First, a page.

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Backup Gitlab Data and Repositories to Amazon S3

Dec 11, 2014 Amazon S3, Git, GitLab

I've found GitLab to be a nice solution for storing all my git repositories. But it's a little scary hosting it myself. There are a lot of what-ifs for something that is somewhat of a lifeline.

It's become imperative to backup this data. GitLab makes it easy to backup, and even to restore from a backup.

Note: I installed GitLab prior to the Omnibus package being the preferred method. I suspect using that package won't change this approach, but I'm not guaranteeing it.

Run the Backup Script

GitLab has a built in task to backup its data and repositories. Just make sure you're running the command as the git user, so our file permissions are predictable and consistent.

$ cd /home/git/gitlab
$ sudo -u git -H bundle exec rake gitlab:backup:create RAILS_ENV=production

You should see some output as this task steps through its process.

Delete Old Backups

After the rake task packages up the backup, you're left with a tarball. But, it's still likely to be a pretty heavy file, and with a timestamp as part of its filename, this backup directory can get quite heavy.

So, it's nice to delete old files in there. Let's say you wanted to get rid of all the backups older than 30 days.

$ find /home/git/gitlab/tmp/backups/*.tar -mtime +30 -exec rm {} \;

This assumes the user which runs this command has access to /home/git/gitlab/tmp/backups/.

Syncing to Amazon S3

If you take regular snapshots of your server, this might be good enough. But, if you want to go one step further, you could sync this data with Amazon's S3 Service.

To do that, we can do that real easily by installing s3cmd. If you're on Ubuntu like me, it's as simple as:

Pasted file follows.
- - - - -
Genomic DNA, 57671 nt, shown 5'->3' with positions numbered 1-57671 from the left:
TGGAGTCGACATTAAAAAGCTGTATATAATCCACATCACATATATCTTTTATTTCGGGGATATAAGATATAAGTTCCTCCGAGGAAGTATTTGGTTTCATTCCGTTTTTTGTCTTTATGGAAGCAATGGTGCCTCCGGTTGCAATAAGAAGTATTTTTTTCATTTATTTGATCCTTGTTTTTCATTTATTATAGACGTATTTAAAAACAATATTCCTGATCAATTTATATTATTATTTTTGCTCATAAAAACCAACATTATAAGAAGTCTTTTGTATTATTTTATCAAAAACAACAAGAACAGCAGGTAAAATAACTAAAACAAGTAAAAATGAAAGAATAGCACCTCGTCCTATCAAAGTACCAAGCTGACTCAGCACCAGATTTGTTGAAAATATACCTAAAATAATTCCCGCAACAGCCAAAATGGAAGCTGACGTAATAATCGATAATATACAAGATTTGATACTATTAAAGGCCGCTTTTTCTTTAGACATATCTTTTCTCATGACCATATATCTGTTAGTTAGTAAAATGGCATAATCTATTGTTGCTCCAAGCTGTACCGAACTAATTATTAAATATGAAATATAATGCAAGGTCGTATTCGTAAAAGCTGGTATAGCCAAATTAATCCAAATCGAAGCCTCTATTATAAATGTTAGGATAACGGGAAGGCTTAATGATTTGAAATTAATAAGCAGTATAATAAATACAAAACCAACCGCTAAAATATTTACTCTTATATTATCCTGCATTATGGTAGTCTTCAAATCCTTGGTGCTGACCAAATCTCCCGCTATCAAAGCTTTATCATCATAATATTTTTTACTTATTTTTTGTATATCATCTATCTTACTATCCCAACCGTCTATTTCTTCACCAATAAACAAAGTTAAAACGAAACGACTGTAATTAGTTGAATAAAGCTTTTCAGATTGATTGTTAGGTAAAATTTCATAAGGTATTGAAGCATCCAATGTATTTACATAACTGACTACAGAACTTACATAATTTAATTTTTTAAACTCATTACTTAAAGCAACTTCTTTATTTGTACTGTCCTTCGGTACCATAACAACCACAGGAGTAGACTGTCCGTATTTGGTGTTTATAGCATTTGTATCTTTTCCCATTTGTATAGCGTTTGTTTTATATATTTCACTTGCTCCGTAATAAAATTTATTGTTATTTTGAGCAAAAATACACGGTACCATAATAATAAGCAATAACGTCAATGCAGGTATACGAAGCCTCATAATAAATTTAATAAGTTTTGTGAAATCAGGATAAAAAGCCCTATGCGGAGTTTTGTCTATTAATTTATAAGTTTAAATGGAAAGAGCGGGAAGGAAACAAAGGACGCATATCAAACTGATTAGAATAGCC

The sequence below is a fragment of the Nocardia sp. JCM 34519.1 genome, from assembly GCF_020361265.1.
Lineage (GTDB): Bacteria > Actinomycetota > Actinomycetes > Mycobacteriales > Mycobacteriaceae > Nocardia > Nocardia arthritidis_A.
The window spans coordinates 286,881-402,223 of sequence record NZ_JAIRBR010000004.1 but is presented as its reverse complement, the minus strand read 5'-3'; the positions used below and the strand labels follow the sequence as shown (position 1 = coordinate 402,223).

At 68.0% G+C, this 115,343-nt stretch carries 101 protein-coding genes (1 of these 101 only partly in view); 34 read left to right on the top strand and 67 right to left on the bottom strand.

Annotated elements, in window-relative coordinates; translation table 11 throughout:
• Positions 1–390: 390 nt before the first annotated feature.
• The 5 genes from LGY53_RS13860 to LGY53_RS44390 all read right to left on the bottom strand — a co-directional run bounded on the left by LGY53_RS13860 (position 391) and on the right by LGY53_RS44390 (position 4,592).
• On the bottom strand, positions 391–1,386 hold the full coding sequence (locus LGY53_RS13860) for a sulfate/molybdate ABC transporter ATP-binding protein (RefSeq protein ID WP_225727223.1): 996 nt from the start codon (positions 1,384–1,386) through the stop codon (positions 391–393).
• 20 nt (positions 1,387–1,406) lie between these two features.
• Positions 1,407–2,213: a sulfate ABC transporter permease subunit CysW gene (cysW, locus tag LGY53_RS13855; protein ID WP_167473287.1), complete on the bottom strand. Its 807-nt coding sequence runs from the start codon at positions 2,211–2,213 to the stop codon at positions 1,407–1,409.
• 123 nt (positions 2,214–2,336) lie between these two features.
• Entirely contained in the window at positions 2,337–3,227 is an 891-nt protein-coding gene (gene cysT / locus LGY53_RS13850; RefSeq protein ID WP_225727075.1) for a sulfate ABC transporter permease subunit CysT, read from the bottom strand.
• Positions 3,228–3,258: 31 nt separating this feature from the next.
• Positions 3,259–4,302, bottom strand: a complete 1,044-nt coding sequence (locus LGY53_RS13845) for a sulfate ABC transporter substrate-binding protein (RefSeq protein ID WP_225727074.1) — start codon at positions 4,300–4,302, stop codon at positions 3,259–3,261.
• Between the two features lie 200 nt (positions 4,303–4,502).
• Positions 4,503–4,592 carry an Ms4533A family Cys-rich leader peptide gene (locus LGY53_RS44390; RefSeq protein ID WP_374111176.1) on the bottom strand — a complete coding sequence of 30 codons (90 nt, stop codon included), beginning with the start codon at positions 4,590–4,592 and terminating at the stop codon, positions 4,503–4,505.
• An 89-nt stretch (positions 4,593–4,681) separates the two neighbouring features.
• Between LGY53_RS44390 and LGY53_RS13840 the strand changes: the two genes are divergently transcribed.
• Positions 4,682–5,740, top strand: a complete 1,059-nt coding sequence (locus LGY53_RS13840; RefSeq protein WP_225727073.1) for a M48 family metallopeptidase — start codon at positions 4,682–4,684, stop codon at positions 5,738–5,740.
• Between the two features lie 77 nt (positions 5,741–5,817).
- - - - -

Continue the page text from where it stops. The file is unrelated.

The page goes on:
$ sudo apt-get install s3cmd

Once the installation is complete, you can add your credentials to the command.

$ s3cmd --configure

You'll need to generate API keys through Amazon's AWS Identity and Access Management System unless you already have them. And you'll have to create a bucket if you don't already have one.

But, once you're all set up with Amazon, the command is simple.

$ s3cmd sync --skip-existing --delete-removed /home/git/gitlab/tmp/backups/ s3://[your_bucket]/gitlab/backups/

Replace [your_bucket] with your actual bucket name.

Configuring Cron

Last, you can automate all of this by using cron jobs. If you haven't used crontab before, it's also quite simple. To run the editor, use this command:

$ crontab -e

You can remove all the comments, although you'll learn a bit by reading through them.

Cron runs based on time intervals you pass to each line. I always forget what they mean, so I use a generator to help me, like this one.

In my case, here's what I want to do:

Here's what that looks like.

crontab

0 2 * * * cd /home/git/gitlab && sudo -u git -H bundle exec rake gitlab:backup:create RAILS_ENV=production
0 3 * * * find /home/git/gitlab/tmp/backups/*.tar -mtime +30 -exec rm {} \;
0 4 * * * s3cmd sync --skip-existing --delete-removed /home/git/gitlab/tmp/backups/ s3://[my_bucket]/gitlab/backups/

Restore from Backup

I've never restored from a backup, so I can't speak to its effectiveness. I would recommend you reference this manual if you need to restore from backup.

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